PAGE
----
Volume 53(4) - 2012 - DOI: 10.5032/jae.2012.04156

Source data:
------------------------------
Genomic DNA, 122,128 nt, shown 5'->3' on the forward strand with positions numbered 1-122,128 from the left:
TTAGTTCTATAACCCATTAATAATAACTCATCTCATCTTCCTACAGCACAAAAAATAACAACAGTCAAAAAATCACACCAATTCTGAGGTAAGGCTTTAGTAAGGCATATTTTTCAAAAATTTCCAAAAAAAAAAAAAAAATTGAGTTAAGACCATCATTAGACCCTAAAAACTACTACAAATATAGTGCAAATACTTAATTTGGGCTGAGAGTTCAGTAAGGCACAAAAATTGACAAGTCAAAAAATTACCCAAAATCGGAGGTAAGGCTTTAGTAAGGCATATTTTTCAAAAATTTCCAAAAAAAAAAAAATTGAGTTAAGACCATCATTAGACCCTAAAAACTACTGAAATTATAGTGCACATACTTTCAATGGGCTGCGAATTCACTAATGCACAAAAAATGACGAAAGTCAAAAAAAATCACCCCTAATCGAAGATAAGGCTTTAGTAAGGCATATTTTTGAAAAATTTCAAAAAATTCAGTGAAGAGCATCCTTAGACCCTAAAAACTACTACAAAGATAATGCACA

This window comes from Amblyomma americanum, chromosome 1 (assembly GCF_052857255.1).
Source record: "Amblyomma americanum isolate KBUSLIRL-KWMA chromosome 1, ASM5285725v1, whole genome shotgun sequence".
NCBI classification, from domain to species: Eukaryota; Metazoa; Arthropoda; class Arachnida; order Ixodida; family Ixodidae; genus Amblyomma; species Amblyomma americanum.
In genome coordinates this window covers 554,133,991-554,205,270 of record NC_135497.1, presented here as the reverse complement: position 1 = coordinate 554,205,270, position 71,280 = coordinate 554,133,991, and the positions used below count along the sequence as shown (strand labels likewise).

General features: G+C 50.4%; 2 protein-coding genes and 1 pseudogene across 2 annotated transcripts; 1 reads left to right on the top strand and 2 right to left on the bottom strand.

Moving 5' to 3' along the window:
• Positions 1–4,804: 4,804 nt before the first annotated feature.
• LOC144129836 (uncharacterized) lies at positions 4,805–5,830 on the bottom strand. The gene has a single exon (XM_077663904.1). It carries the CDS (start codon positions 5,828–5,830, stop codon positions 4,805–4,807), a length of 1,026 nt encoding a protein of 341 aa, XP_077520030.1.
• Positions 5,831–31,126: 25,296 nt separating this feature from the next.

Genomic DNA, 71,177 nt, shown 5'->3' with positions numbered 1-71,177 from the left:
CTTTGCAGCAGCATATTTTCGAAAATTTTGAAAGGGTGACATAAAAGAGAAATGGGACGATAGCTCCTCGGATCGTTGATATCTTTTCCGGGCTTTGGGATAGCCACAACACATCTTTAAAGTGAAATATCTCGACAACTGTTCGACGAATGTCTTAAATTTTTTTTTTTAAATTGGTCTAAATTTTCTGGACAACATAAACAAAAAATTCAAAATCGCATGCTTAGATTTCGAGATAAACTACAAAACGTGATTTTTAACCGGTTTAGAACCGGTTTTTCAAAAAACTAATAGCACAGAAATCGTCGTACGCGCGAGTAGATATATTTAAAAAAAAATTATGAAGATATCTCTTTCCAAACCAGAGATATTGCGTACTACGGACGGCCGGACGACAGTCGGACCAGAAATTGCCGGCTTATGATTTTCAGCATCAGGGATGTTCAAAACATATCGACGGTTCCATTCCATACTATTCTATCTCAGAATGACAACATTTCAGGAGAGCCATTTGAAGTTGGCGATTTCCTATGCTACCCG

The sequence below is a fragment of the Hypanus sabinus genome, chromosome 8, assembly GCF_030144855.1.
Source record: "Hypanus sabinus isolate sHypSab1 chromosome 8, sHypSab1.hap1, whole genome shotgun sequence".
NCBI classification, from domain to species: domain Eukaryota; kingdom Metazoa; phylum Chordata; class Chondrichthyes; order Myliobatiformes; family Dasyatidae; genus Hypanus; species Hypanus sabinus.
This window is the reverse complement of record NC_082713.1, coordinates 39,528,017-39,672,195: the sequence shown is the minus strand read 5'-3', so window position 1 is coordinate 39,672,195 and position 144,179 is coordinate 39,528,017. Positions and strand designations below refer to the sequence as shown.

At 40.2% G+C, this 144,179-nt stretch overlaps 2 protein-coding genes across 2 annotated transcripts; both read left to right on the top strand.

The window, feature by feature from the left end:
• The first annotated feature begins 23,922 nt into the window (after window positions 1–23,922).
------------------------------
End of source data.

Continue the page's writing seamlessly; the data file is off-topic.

The purpose of this study was to determine the effect of inquiry–based agriscience instruction on student scientific reasoning. Scientific reasoning is defined as the use of the scientific method, inductive, and deductive reasoning to develop and test hypothesis. Developing scientific reasoning skills can provide learners with a connection to the scientific process by creating knowledge through evidence–based or authentic investigations. Higher reasoning scores indicate the learners' ability to change a nonscientific belief based on factual evidence. This quasi–experimental study investigated the effect of two teaching methods (inquiry–based instruction and the subject matter approach) on agriscience student scientific reasoning. Fifteen agriscience education classes confined within seven secondary schools across the United States participated in the study. Utilizing univariate analysis of covariance, there was a statistically significant difference between groups based on scientific reasoning. Those students taught through inquiry–based instruction were reported as having higher scientific reasoning than students taught through the subject matter approach.

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